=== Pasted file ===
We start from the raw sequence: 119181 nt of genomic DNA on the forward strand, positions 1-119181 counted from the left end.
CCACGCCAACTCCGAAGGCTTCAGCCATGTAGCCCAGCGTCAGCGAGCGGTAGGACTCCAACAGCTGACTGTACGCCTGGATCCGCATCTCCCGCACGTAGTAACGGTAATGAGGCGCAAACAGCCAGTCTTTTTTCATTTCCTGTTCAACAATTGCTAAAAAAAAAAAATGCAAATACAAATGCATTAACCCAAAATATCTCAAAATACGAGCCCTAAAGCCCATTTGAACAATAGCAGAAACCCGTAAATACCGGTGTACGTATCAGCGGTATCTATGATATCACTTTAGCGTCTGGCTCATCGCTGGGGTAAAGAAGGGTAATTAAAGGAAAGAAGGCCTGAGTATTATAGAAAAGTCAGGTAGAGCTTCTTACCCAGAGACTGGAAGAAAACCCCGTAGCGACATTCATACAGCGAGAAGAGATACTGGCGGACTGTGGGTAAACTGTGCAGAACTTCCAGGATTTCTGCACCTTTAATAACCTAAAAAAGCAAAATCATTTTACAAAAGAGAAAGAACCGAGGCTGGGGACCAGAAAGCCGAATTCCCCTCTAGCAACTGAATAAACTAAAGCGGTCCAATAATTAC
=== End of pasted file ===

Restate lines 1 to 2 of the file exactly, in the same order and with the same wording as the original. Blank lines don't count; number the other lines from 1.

We start from the raw sequence: 119181 nt of genomic DNA on the forward strand, positions 1-119181 counted from the left end.
CCACGCCAACTCCGAAGGCTTCAGCCATGTAGCCCAGCGTCAGCGAGCGGTAGGACTCCAACAGCTGACTGTACGCCTGGATCCGCATCTCCCGCACGTAGTAACGGTAATGAGGCGCAAACAGCCAGTCTTTTTTCATTTCCTGTTCAACAATTGCTAAAAAAAAAAAATGCAAATACAAATGCATTAACCCAAAATATCTCAAAATACGAGCCCTAAAGCCCATTTGAACAATAGCAGAAACCCGTAAATACCGGTGTACGTATCAGCGGTATCTATGATATCACTTTAGCGTCTGGCTCATCGCTGGGGTAAAGAAGGGTAATTAAAGGAAAGAAGGCCTGAGTATTATAGAAAAGTCAGGTAGAGCTTCTTACCCAGAGACTGGAAGAAAACCCCGTAGCGACATTCATACAGCGAGAAGAGATACTGGCGGACTGTGGGTAAACTGTGCAGAACTTCCAGGATTTCTGCACCTTTAATAACCTAAAAAAGCAAAATCATTTTACAAAAGAGAAAGAACCGAGGCTGGGGACCAGAAAGCCGAATTCCCCTCTAGCAACTGAATAAACTAAAGCGGTCCAATAATTAC